At the moment, Epicenter has been settling in and working directly on the Keeneland track. Prior to that, he was being hard trained on that tough Saratoga bias prior to the Travers. Barned at Keeneland is exactly where the horse should be, in training for that track, walking on that track, schooling in that paddock, living and breathing it all in. And where is Flightline? He's working out on the slick Santa Anita bias still. Again, Keeneland will be fast but not "Santa Anita fast." They are working his speed and relying on Tapit for the stamina. I see nothing wrong with that at all, but he will have different footing and he won't have his norm.

At 4 years old, Flightline's body of work in preparation for the Mega Breeder's Classic is highly lacking against the amount of time that Epicenter has actually spent competing at just three years old. That must account for something when it comes to the big races. Flightline has never seen 19 other competitors on a single field like Epicenter has. It would appear that the 3 year old is the novice but in reality, it is the other way around. As a matter of fact, Flightline has only looked in the eye of three horses in his minimal 5 race career before grabbing that lead and taking off. This is not to say that he won't do that again in the Classic, he probably will sit second and then pounce before the half mile mark but if one slight mishap occurs out of that gate, Flightline could find himself trapped. He has zero experience in anything other than competing against a lead horse until he decides to move. It could turn into a catastrophe if he misses that stalking spot. Afterall, he will have a target on his back and with Baffert in there with 2 colts, I wouldn't put it past that man to sacrifice one to see to it that Flightline has the hardest run he has ever seen. Hell, he did it to Shared Belief, he could do it again. The arrow is pointed directly at Flightline, not Epicenter.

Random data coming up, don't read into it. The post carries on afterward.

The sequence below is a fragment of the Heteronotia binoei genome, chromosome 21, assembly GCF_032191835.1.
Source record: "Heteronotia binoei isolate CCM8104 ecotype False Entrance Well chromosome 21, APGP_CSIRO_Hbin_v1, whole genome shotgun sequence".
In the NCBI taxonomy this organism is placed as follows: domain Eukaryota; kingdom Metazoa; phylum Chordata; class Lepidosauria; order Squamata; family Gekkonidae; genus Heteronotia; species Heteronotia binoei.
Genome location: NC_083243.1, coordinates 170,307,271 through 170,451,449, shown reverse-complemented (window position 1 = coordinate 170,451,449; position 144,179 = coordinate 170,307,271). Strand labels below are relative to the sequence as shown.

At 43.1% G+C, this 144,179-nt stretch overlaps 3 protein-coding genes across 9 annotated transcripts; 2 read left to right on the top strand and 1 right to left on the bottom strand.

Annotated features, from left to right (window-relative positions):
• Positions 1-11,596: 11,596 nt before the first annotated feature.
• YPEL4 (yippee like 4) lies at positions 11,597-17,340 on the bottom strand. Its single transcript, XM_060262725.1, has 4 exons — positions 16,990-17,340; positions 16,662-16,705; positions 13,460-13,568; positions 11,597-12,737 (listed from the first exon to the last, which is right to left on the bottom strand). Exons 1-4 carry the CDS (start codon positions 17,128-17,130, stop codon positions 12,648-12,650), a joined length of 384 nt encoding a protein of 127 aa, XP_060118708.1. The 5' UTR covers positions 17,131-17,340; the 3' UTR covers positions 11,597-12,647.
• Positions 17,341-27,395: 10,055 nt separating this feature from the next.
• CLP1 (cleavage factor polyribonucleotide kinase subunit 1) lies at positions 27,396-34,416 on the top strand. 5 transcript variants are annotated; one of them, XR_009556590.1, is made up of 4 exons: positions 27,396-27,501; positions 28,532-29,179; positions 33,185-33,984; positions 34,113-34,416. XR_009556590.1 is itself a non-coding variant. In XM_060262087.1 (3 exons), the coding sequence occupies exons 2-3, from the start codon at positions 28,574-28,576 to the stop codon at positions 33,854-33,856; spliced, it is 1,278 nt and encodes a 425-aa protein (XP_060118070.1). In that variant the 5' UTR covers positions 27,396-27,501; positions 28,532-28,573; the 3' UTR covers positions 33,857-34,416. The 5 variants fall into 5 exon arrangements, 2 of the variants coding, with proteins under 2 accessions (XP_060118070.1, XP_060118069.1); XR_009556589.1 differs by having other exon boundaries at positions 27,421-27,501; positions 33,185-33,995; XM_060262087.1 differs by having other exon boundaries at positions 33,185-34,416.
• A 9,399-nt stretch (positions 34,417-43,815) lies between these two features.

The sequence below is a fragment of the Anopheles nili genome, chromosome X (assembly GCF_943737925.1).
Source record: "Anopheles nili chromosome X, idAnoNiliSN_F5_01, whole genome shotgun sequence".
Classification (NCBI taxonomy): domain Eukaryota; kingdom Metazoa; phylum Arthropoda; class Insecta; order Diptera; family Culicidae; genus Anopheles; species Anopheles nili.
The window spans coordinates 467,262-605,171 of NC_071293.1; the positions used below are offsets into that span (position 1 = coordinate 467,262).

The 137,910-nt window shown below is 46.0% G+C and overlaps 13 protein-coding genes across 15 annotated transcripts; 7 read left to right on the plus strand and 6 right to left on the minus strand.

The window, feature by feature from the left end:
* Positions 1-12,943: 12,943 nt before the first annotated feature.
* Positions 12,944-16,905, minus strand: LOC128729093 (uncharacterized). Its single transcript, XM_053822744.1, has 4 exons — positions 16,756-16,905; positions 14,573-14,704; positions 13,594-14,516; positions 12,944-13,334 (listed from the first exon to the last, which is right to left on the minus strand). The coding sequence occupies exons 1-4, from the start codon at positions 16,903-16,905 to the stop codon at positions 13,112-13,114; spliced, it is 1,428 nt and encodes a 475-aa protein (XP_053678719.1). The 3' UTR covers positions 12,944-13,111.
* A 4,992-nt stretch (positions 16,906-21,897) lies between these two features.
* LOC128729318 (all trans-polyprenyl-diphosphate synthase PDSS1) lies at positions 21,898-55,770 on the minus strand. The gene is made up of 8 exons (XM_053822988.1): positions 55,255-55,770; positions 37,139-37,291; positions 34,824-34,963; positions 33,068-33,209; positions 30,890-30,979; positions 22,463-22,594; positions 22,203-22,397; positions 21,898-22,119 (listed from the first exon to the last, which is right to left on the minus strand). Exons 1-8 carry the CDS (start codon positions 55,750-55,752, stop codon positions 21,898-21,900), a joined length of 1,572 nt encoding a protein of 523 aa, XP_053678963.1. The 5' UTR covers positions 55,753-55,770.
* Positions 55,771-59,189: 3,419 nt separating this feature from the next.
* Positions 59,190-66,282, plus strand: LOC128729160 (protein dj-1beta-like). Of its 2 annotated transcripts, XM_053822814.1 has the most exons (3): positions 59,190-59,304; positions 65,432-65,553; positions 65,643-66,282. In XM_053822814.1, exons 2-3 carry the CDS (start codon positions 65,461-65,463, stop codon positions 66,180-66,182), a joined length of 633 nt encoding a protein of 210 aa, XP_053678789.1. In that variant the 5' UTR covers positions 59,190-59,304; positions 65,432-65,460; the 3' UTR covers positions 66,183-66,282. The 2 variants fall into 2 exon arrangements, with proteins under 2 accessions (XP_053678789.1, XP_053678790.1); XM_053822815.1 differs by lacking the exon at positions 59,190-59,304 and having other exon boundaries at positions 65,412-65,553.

As far as breeding goes, both Flightline and Epicenter would be the closest in comparison in the gate as far as their scales. They are flipped in terms of influence, but the scales come together fairly close. Neither one is pace dependent, and both have substantial amounts of inbred speed and stamina. Both have taken their inheritance way passed their heights and are capitalizing from both sides.

Flightline has a 2.71 index with Sire Tapit. This is 101% stamina. Killer Stamina.

Epicenter is sporting "turf-style" chefs numbers: DP = 0-0-9-1-2 (12) DI = 0.60 CD = -0.42.

This is EPIC stamina. His freakin CD is in the negative for God's sake!

Flightline has a 1.26 Mare index. Crazy speed that goes beyond what the normal 2.71 Tapit boy would display at 10f.

Epicenter has a very low .74 mare index, more stamina lumped into his chefs, but he is grabbing a nice chunk of Intermediate speed from those abundant mares and he has definitely latched on to the speed power of his sire Not This Time.

Contradictory to both of their true inheritance if taken at face value, neither one should realistically be displaying the type of speed that they have given out so far. Tapit usually steals some of it at 10f and Epicenter should be running on the turf with those configurations - but they are superstars and they both dance to their own beat.

It would take a minor miracle for Epicenter to pull this one off but I do believe in miracles and I do believe that the risk is well worth the reward. I don't see the harm in attaching Epicenter with Flightline for the top two spots just in case things get crazy on that field. He has true Champion qualities, he's built like a steam engine and if he misses, well, we still have the "Titan" on top at even money and will hope for the proper configuration in the superfecta and the High Five.